Trinidad driving is a new adventure. We drive on the left side of the road and of course the steering wheal is on the right side of the car. The roads are very narrow with deep gutters on both sides with no curb - in other words drop a wheel into one and you will need a wrecker to get you out. You feel very cautious with cars coming at you from the opposite direction and you're sure you aren't going to make it through the narrow window of oncoming traffic. Then you have cars parking on the side of the road and you weave in and out trying to miss both parked and moving cars. There are a lot of skinned cars with mirrors taken off - recently one missionary took off three mirrors of cars coming in the opposite direction. Now you take that condition and you get a bunch of very aggressive drivers playing "dodgem" on the roads and it gets quite wild. There are no speed limits and very few traffic signals. The smart thing is to take your time and stay in the left lane and let the cars fly by. Honking is considered a polite gesture - just a tap on the horn to say thanks or I'm on right side. Instead of signaling to move to the right, you put you hand out the window and flap it - which means look out I'm moving right! I've got to get a local license to drive within 90 days of arriving and the other seniors say it is an interesting test with questions like "when driving with a child on your lap is it best to hold them with your right or left hand" - trick question.
On Sunday last, one of the families in the Chaguanas Branch asked us if we would take them home. The husband and wife and their three beautiful kids got in the back seat and the husband said it is just down the road. We drove several miles out into the savanna to a dirt road and small houses with garbage and puddles of fetid water. When they got out I asked the husband how we could get back on the highway headed to our house and he gave me some directions while waving his arms which I think meant turn right and left. We had to stop about ten times and ask for directions from people of the street - most of them were impossible to understand and they do speak English. Once I had to get out to talk to a man and after hearing his directions and nodding my head as though I understood, I got back in the car and Nettie asked me what he said to which I answered "I have no idea". She thought I was kidding until he walked over and tried to explain it all over again and when he was finished I rolled up the window and we looked at each other mystified. We drove for an hour on the back roads of the little city of Chaguanas dodging oncoming traffic and barely getting by massive traffic jams. Nettie was terrified and I was laughing - it was a wild and crazy experience. As I was writing this, a high powered sports car went back and forth of our little narrow street and as he wound through the gears he easily exceed 100 miles and hour. Did I say there are no speed limits in Trinidad?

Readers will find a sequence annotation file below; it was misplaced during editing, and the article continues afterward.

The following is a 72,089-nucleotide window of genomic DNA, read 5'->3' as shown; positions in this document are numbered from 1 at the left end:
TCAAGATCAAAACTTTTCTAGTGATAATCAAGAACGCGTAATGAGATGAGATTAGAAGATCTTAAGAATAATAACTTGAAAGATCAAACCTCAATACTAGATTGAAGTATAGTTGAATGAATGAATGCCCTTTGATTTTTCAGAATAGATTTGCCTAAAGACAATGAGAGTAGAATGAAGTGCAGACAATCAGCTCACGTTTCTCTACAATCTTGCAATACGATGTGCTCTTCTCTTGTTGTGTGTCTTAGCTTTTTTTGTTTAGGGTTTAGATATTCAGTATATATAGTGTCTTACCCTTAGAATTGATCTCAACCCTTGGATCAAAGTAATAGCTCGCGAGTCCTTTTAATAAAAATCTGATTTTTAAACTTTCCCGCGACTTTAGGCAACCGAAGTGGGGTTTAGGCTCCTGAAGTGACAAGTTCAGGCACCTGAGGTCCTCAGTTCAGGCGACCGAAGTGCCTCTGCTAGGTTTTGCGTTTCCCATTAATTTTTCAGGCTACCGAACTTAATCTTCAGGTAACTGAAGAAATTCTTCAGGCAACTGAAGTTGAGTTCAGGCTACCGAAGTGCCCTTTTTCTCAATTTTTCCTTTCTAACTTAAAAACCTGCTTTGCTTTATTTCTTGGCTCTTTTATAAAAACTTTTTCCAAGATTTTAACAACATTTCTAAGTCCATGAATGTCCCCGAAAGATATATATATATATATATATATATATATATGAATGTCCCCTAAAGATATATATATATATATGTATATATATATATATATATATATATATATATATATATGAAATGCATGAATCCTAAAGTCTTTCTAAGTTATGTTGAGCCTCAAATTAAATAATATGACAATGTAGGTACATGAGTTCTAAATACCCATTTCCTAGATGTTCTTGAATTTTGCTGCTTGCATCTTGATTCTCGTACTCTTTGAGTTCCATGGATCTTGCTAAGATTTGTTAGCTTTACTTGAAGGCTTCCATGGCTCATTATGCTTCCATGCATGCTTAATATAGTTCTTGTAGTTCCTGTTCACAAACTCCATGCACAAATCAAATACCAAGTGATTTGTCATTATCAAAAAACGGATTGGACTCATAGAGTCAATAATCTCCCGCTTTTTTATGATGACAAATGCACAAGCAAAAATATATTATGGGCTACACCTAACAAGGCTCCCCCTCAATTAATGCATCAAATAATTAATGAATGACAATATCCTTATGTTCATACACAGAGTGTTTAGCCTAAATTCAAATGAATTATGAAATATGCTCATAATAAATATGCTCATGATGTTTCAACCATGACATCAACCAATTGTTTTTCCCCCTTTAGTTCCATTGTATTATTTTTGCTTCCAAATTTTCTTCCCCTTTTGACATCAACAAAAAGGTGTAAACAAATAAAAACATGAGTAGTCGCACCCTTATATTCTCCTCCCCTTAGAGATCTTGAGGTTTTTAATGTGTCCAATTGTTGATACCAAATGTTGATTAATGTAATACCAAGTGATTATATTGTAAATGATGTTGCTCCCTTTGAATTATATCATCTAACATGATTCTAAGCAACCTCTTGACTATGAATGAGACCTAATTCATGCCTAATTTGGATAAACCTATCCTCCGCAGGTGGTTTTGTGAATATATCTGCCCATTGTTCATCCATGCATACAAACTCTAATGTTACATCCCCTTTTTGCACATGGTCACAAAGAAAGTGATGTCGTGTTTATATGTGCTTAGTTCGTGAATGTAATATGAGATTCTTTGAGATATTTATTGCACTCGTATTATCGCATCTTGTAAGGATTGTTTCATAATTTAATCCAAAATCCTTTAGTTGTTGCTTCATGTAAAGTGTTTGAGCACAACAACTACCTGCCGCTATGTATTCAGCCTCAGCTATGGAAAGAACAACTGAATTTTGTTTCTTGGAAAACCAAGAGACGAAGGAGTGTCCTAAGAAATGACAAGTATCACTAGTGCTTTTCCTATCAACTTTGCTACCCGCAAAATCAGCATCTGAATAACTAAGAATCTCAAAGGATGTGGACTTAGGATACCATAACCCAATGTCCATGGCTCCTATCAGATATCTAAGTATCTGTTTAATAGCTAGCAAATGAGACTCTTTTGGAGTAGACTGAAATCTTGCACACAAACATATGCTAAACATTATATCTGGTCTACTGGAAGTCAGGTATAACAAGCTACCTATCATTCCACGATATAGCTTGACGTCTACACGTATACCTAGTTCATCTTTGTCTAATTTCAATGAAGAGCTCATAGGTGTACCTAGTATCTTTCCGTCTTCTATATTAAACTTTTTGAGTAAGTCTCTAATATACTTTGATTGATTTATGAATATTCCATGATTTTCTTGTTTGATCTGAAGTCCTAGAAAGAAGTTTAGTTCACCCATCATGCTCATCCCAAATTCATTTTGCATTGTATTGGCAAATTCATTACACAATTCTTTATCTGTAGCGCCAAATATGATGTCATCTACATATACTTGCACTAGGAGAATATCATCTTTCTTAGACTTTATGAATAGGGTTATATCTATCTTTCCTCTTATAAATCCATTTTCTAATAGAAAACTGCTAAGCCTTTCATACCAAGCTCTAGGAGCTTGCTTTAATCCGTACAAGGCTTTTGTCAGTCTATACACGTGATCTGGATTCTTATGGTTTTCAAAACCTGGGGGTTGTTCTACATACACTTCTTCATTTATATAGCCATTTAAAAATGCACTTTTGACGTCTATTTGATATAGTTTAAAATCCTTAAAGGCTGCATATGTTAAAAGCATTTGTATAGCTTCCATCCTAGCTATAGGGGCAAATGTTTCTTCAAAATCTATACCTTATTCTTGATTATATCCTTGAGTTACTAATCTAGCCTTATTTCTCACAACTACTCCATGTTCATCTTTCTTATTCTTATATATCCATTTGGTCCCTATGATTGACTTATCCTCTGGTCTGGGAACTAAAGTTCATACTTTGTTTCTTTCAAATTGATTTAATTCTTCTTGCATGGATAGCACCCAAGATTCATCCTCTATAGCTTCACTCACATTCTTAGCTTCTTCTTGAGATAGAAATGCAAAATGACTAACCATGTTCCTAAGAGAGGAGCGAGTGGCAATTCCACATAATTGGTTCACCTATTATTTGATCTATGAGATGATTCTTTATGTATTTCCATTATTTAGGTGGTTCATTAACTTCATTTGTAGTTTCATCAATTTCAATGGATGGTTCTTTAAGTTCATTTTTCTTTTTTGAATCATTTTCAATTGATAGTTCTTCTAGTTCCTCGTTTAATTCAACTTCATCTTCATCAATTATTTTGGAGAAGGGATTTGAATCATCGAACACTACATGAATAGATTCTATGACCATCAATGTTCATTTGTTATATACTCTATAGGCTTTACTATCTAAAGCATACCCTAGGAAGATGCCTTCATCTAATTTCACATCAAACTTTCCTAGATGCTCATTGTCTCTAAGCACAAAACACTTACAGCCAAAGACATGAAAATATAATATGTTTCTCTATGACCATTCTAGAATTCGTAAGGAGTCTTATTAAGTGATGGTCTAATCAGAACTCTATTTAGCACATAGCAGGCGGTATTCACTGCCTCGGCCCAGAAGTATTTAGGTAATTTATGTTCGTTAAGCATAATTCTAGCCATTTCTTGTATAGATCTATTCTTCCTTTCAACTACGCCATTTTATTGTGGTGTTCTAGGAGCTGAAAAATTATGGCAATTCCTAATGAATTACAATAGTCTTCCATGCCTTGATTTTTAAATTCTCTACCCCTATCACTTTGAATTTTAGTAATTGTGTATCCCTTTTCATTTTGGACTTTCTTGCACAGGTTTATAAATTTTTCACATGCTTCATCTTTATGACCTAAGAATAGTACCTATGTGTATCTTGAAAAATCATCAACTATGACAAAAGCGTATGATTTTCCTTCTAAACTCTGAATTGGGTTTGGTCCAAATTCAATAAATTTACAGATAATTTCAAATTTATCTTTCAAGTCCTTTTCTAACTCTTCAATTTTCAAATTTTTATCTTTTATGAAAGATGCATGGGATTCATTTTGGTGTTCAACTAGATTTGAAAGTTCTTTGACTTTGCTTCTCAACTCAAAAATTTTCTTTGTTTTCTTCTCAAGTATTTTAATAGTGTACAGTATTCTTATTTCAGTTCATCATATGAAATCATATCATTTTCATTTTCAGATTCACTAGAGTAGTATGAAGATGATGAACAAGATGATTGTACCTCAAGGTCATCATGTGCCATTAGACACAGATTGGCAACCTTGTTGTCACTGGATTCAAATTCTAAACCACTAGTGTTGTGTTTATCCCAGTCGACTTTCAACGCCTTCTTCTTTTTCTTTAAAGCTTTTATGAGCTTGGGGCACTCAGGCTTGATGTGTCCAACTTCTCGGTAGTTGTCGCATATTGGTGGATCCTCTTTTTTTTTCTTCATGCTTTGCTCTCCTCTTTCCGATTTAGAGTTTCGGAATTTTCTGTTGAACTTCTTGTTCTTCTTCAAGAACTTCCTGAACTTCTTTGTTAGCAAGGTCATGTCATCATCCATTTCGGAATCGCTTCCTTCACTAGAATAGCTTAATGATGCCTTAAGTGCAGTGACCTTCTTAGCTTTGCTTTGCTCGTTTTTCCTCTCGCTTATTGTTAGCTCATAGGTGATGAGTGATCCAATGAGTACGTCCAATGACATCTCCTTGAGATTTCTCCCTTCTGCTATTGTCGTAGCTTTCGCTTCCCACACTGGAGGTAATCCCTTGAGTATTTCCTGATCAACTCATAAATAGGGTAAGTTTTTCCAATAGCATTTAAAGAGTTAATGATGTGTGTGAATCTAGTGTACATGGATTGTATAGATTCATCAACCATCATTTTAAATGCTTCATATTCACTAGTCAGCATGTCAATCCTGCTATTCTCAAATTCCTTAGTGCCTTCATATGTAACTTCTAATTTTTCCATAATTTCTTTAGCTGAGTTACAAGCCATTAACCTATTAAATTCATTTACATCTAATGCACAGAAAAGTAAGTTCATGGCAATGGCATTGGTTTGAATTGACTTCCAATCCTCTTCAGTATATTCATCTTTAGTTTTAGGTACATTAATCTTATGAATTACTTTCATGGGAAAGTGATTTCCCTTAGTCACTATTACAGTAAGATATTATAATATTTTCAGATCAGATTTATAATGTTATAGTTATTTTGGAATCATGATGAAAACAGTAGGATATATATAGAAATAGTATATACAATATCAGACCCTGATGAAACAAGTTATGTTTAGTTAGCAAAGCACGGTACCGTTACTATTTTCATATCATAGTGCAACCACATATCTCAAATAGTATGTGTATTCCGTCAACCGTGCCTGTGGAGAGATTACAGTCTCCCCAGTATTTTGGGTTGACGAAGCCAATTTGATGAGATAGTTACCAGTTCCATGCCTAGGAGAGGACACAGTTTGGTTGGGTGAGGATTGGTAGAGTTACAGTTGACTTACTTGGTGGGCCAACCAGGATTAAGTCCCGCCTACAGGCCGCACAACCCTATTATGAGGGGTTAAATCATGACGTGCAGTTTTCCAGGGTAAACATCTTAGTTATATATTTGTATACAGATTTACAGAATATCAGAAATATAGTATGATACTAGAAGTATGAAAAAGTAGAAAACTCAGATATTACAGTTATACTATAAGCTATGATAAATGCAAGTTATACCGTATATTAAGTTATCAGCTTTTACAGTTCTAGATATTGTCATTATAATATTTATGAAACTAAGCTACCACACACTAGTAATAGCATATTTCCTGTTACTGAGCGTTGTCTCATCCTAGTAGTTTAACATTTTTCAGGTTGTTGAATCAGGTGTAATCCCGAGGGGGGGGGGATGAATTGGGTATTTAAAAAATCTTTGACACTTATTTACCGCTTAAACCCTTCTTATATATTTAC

This is the dry season until about January. It is dry and very warm - probably mid 80's. When the rainy season starts, the locals said we should get a day every two or three weeks where the sun comes out. So, as they say here "there are two seasons, dry or wet" and they are always about 85 degrees in the day and 80 degrees at night. We are close to the equator so the length of daylight is also very consistent - sun goes down at about 8 and comes up at about 6 every day of the year. Beautiful palm trees and other massive trees I can't begin to identify. I will try to post some pictures on the weekend.
We are busy in the Lords work. We are support so the missionaries can teach the gospel. The following is a direct quote from one of the books in our office where the missionaries put in their parting testimony when they leave for home. I will put one in every once in a while to give you the spirit of missionary work in the West Indies.
"The most amazing experience ever. We baptized Sister Marius, the sweetest toughest old 81 year-old lady I've ever met (who claims to be 18). Toughest thing we've ever done, and it could never have happened without Elder Hunt, Elder Palmer Brother De'Beauville, Elder Bush and Elder Bills. We arrived at Sister Marius home, which is in a ravine, with a stretcher the Red Cross let us borrow. Now she is not a light lady. She herself will tell you "I'm just laying here like a big blob!" But she was a soldier through it all. It was so hard carrying her out from her home to the truck, but after 45 minutes, which takes less than 30 seconds to walk normally, we finally made it to the truck, where she was then loaded in. When we got to the beach we got her out and walked out to the rough sea, out to battle Poseidon. After four attempts, our arms were dead and poor Sister Marius was a little scared (imagine not seeing the sky for years, let along going in the sea for a dip), so we trudged back to the beach to take a breather. We made it, after half of us got knocked over by a massive, unexpected wave. After re-motivating ourselves, we went back out for Round 2. This time Brother De'Beauville joined us. finally, a few tries later and making sure she went all the way under, Sister Marius was baptized by water. We quickly shot for the beach (all the while lifting her to shoulder-height at the sign of any wave) and collapsed on the ground. Awesome Sister Marius was clapping for joy on her orange stretcher and the whole group of onlookers were awestruck. the next day, she was confirmed a member of the Church of Jesus Christ of Latter-day Saints, received the Holy Ghost, and shed tears as she thanked all of her missionaries, her "angels." That was the baptism of the century."